Quick pickles (or “Quickles”) take very little time to make and will last in the refrigerator for up to two months. Add them to crudeté platters and use them to garnish any sandwich or savory dish that would benefit from a bit of crunch, salt, and acid. I frequently make small batches for tacos, falafel, Asian-style noodles, or eggplant sandwiches. In the winter—when I have a lot of root vegetables on hand—I tend to make larger batches to avoid food waste and then get creative about how to use them. Last winter, I discovered that quick-pickled kohlrabi is delicious dipped in hummus. Who knew?
Choosing the vegetables. It’s best when you can use fresh vegetables, but almost any sturdy vegetable will work. Good candidates are carrots, turnips, daikon radishes, purple mu radishes, kohlrabi, cucumbers, onions (red or yellow), scallions, cherry tomatoes, and summer squash. In the case of vegetables that you typically eat cooked, such as asparagus and green beans, it’s nice to blanch them first. Beets can be quickled either raw or blanched. When deciding whether to blanch or not, a good rule of thumb might be to ask yourself whether you would ordinarily enjoy this vegetable raw. For example, Chiogga beets are great raw and thinly sliced. It’s OK to mix up vegetables in your jar. If there’s one that you know you want to use up, fill the jar with that one first and then fill in as needed with something else like carrots and onions.
Choosing a vinegar. White vinegar is the most common vinegar to use for pickling. Apple cider is also a good choice. You can use one or a combination of both— white vinegar for bite and apple cider vinegar for sweet. You can also try rice wine vinegar (mellow) or white wine vinegar (sharper). I don’t recommend using balsamic, malted vinegar, or raw & unfiltered vinegar (such as Braggs).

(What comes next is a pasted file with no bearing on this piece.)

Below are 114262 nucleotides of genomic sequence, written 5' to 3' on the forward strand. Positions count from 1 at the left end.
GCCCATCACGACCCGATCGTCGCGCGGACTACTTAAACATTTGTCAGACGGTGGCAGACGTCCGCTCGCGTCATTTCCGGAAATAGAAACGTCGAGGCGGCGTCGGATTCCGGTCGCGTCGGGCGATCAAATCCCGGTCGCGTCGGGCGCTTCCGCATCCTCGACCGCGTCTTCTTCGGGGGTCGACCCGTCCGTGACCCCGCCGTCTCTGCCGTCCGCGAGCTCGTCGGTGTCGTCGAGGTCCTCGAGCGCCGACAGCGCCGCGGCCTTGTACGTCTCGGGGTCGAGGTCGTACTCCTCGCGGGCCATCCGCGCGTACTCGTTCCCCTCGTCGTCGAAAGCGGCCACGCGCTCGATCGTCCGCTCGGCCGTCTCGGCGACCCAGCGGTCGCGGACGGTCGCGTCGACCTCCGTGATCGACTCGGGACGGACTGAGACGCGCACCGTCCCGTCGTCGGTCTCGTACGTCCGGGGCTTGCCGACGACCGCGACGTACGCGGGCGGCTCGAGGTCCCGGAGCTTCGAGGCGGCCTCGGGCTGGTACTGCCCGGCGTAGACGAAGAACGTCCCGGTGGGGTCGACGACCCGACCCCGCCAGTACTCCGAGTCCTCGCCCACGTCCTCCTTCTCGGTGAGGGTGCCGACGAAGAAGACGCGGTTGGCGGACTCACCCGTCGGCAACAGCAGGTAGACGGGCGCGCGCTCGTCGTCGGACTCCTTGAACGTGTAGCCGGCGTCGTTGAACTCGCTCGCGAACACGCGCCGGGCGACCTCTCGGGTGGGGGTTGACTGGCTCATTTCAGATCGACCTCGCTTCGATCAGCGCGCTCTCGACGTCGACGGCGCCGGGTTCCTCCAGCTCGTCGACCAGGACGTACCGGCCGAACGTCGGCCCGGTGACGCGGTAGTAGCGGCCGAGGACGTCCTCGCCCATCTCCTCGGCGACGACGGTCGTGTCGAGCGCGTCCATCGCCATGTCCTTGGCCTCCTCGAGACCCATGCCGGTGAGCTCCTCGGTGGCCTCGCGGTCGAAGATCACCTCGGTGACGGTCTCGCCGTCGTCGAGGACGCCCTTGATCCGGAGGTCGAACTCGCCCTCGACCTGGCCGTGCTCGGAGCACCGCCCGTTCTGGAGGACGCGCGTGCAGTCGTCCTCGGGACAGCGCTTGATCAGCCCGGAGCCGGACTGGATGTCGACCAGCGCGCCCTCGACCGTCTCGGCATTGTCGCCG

Choosing the spices. The Vinegar Home Kitchen Staples Checklist lists some quickling spices in the “nice additions” section of spices. See what you have in your spice cabinet, and if you need to buy some just to make quickles, choose what sounds good to you. I like the look and taste of seeds in quickles (my favorite are caraway, coriander, and fennel seeds), but ground spices work too. Fresh or dried herbs are also nice.
Makes two 16 oz wide-mouth pint-sized jars
or one 32 oz wide-mouth quart-sized jar
1 lb of peeled vegetables or enough to loosely fill a quart-sized jar
½ cup red onion, sliced (optional)
1 cup water
1 cup mild vinegar (white or apple cider or both)
1 T kosher salt
1 T sugar
1 bay leaf
pinch red chili pepper flakes
1 clove garlic, peeled and sliced
1 tsp whole peppercorns
1 tsp coriander seeds (optional)
1 tsp caraway seeds (optional)
1 tsp fennel seeds (optional)
Optional spice additions or substitutions
fresh or dried dill, thyme, oregano, rosemary
fresh ginger or turmeric, peeled and sliced
Wash, peel and cut up the vegetables to suit how you anticipate using them. Try thin medallions for dipping and matchstick for garnishing.
Place the vegetables in a clean, dry jar, filling the jar almost to the top.
Combine the basic brine ingredients in a saucepan. On medium heat, bring to a gentle simmer stirring constantly. Simmer 1-2 minutes until all ingredients are combined.
Place the remaining spices in the jar with the vegetables.
Pour the heated brine over the vegetables and spices, filling the jar. This is best done in the sink. Use a fork to push the vegetables down, so they are all submerged. You might find that you have extra brine because the shapes and textures of your vegetables will vary, especially if you double or triple the recipe.
Place the lid on the jar and allow to cool before refrigerating. They will become more flavorful in a day or so and can be refrigerated for up to two months.